Concepts in Life and Yoga

Author: Vaidya Atreya Smith

Ayurveda and Yoga are sisters - Ayurveda is the physical aspect and Yoga is the mental and spiritual aspect. The practice of hatha yoga and yoga asana fall under the realm of Ayurveda as it deals with the physical body. This article addresses one of the main problems we face when we are pursuing true Yoga - striving to unite the individual mind with the cosmic mind. This union is the beginning of freedom which happens when the cosmic merges back into its source.

One of the most difficult obstacles in Yoga is the tendency of the mind to form concepts. In fact, the mind itself is often referred to as a concept in Jnana Yoga (the path of knowledge). This tendency is often quite subtle and difficult to detect, therefore some explanation is necessary to clarify the possible obstacles.

The soul (Jiva) is tied to the body in each incarnation by two factors: latent impressions (Vasanas and Samskaras), and Prana. The life force or Prana has an intimate relationship to the latent impressions which are the primary cause of reincarnation. It is the prana that animates the body / mind and binds the impressions in the Subtle Body (Sukshma Sharira). Indeed prana is a synonym for life in Sanskrit, without it the body dies.

The latent impressions are the primary cause of motivation in life. They are also the basis of which all new concepts are constructed upon. In essence all yoga practice works towards two objectives - harmonization of the prana and elimination of the latent impressions through Dhyana and Samadhi. Generally yoga works through the prana to attain Self knowledge. However, another possibility also exists through Vedanta and Jnana Yoga. The Yoga Vasistha, one of the oldest and most interesting scriptures of Yoga, describes yoga like this:

"They call it yoga which is the method by which this cycle of birth and death ceases. It is the utter transcendence of the mind and it is of two types: Self-knowledge is of one type; restraint of the prana is the other type. However, yoga has come to mean only the latter." (VI. 1, 13.3)

From this definition of yoga we can see that the mind is the primary obstacle in yoga regardless of the path. This scripture goes on to say that the mind is nothing more than prana and impressions - some latent and some active. The Yoga Sutras of Patanjali also indicate this when in I.2 it is said: "Yoga is the ability to direct the mind exclusively toward an object and sustain that without distraction."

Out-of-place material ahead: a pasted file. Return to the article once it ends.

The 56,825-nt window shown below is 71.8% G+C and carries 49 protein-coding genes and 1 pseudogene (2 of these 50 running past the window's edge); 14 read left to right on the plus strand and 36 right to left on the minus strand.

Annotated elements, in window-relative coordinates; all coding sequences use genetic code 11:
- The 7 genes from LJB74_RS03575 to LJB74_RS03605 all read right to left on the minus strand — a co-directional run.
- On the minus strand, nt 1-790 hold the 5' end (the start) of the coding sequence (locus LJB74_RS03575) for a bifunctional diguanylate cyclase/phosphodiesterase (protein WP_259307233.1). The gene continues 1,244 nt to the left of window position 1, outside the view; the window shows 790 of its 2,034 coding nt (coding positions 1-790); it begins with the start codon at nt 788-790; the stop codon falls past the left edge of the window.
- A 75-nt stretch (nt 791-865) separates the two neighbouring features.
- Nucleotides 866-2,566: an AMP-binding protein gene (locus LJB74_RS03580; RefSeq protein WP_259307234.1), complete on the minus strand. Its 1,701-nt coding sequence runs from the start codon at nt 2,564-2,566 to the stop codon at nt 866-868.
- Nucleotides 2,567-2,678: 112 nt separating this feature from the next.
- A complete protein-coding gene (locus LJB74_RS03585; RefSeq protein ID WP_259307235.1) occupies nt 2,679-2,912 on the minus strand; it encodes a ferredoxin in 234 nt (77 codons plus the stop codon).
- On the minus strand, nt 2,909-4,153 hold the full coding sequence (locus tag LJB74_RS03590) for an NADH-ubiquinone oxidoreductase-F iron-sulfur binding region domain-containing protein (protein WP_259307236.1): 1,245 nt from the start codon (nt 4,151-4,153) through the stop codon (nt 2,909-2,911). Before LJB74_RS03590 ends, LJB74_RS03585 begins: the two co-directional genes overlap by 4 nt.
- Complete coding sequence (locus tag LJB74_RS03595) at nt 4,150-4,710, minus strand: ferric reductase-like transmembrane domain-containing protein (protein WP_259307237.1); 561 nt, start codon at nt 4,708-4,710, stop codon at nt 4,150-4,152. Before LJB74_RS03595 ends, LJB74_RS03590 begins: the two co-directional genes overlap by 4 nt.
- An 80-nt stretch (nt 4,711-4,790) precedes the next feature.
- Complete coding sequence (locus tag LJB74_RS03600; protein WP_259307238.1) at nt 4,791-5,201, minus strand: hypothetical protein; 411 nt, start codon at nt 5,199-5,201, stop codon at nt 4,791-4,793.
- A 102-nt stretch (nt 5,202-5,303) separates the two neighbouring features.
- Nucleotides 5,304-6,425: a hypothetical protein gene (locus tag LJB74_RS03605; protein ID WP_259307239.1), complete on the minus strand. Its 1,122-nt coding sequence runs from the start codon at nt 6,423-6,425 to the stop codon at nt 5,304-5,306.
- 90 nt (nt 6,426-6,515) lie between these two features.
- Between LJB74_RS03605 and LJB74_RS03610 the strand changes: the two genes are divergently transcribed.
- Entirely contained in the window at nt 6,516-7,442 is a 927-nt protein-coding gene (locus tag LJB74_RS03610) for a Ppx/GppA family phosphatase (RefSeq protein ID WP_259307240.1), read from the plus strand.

The ability to hold the mind in one position controls not only the prana but also stops the latent impressions from controlling the individual. Perhaps some explanation of what a latent impression is would be helpful. They are the impulses that are below the subconscious and unconscious mind. They are the cause of us being incarnated into a human body and direct us to good or evil activities according to their nature. Latent impressions do not come from an outside force - we create them. The primary cause of creating an impression is through the holding of a concept.

Therefore, one can say that the belief, the action of holding onto, any mental concept creates these latent impressions. The primary method of yoga is to control the prana so that the impressions cannot move into the conscious field of awareness and so disturb us. Yet, this is only the beginning stage. The student must retain control over the prana and at the same time allow the latent impressions to surface - here is the difficulty. Allowing the impressions to rise without having them overpower and influence you (the Jiva) is indeed the real practice of yoga. The impressions must be allowed to leave or further births will be necessary. At the same time the latent impressions are leaving the student must be alert not to create further impressions by forming additional mental concepts. Hence, the practice is twofold - allowing the latent impressions to arise without becoming directly identified or involved with them; and consciously refraining from forming new impressions by the refusal to hold fixed mental concepts.

In this sense Bhakti Yoga is a valuable asset as the student slowly learns to re-identify their actions and thoughts to the chosen deity or Guru. This breaks the personal relationship to the surfacing impressions. Jnana Yoga can also be understood in this manner. One can say that the final practice in Vedanta and Jnana Yoga is to completely re-identify oneself to the substratum of Brahman or Self.

In practicing the many different kinds of yoga the same obstacle or barrier will be found; the mind. It is our ability to address the mind (which is formed from prana and latent impressions) that will determine our success in yoga. The key to our success lies in our ability to refrain from becoming mentally rigid - thus forming new impressions and identifying to old ones that are rising.